Ever catch yourself thinking that there are a thousand channels but there’s still nothing to watch on television? In the era before dedicated networks, streaming services, and on-demand programming, cartoon binge-watching consisted of five hours every Saturday morning, featuring tiny blue creatures, crime-fighting teenagers (and a mangy mutt), and superheroes. Among our favorites were the Wonder Twins, extraterrestrial siblings whose shapeshifting powers are activated when they unite. Third-party risk management (TPRM) and cyber risk ratings (CRR) are not exactly extraterrestrials or twins, but their power to fight third-party risk is amplified when used together, making security and risk pros the beneficiaries of the alliance.

Despite being junior members of the Super Friends squad, the Wonder Twins are a formidable duo. When they activate their powers, Jayna assumes the form of an animal and Zan morphs into any form of water. The key to their success: picking forms that intentionally complement each other. For security and risk pros, TPRM’s “inside-out” and CRR’s “outside-in” data are the Jayna and Zan that your security program needs — no fist bumps or magic phrases required (unless you want to).

Cyber risk ratings have gained momentum in recent years to continuously monitor orgs’ external attack surfaces. While these ratings still have major limitations on their own (i.e., being based on observable “outside-in” data only), they can augment third-party risk management programs with an added layer of security data. Risk ratings supplement assessment questionnaires, provide a point-in-time view of a firm’s external security posture, and allow for monitoring third parties for changes over time. They play a powerful role in helping security and risk pros:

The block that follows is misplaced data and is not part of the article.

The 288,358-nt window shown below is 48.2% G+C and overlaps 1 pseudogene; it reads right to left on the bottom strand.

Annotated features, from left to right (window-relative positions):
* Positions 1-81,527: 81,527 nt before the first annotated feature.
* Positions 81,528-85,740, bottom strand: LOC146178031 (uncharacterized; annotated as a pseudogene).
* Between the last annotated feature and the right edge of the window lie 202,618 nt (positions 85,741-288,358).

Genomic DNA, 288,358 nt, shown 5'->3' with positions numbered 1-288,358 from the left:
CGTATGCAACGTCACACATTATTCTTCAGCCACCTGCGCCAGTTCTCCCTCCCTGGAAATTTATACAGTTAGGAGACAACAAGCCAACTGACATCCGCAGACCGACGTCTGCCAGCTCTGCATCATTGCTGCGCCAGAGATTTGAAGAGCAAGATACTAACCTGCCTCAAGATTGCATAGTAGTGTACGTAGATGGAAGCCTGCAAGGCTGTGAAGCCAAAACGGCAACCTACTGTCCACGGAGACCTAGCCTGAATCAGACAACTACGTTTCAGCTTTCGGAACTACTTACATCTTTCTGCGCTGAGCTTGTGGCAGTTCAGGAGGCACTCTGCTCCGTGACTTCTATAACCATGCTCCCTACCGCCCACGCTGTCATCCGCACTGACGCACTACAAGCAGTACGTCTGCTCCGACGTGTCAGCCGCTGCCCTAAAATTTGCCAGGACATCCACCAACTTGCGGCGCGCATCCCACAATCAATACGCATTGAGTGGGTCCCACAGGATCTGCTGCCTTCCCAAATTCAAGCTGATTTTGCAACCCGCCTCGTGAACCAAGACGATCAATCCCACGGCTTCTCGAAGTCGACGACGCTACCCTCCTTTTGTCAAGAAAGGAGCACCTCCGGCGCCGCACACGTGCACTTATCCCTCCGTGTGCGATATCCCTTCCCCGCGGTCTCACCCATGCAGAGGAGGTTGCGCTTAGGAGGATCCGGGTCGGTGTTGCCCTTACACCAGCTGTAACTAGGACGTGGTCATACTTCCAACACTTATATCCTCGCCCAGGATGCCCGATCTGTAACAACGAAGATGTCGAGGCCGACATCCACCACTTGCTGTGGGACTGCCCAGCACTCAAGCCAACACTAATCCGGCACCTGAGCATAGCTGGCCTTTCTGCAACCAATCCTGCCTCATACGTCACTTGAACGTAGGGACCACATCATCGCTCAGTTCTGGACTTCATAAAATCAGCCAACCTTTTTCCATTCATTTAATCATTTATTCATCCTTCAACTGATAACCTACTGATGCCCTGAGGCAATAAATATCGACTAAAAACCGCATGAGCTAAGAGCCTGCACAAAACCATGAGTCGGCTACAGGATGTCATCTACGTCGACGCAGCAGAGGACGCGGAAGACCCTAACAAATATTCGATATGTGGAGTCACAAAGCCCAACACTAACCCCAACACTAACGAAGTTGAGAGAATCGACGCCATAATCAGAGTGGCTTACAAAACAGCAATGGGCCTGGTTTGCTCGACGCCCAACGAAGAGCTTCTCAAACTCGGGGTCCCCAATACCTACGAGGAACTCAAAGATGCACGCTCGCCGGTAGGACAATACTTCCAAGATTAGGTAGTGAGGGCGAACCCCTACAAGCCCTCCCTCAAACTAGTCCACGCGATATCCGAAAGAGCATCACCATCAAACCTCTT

• Inform partnership decisions for new/existing third parties. In early stages of evaluation, cyber ratings can steer third-party selection, guide contracts, and help the onboarding process.
  • Augment security assessment data. Because CRR are based on external data, they won’t single-handedly fulfill due-diligence requirements for frameworks such as NIST, PCI, or ISO 27001, but they reduce the time spent reviewing responses and verifying answers.
  • Prioritize third-party risk mitigation and remediation. They provide a way to gather information quickly to triage potential risks and add an additional lens to prioritize which third-party risks should be remediated first.
  • Support underwriting cyber insurance. Cyber ratings help companies validate security posture and maturity to support the cyber insurance underwriting process.
  • Continuously monitor third parties’ external security posture. Cyber ratings continuously monitor changes to the cybersecurity posture of portfolio companies.

But cyber risk ratings do not replace third-party risk management programs. Like the Wonder Twins, these two perform entirely separate functions — the value is in where they can be combined. Unsurprisingly, CRR only measure the cybersecurity domain, which is only one dimension of third-party risk. Our latest report, Cybersecurity Risk Ratings Remain A Valuable Piece Of The Third-Party Risk Puzzle, details five use cases that security and risk pros can use today to active their superpowers.

Want to learn more about enhancing your third-party risk program with cyber risk ratings? Read our report and schedule a guidance session or inquiry with me and Cody Scott.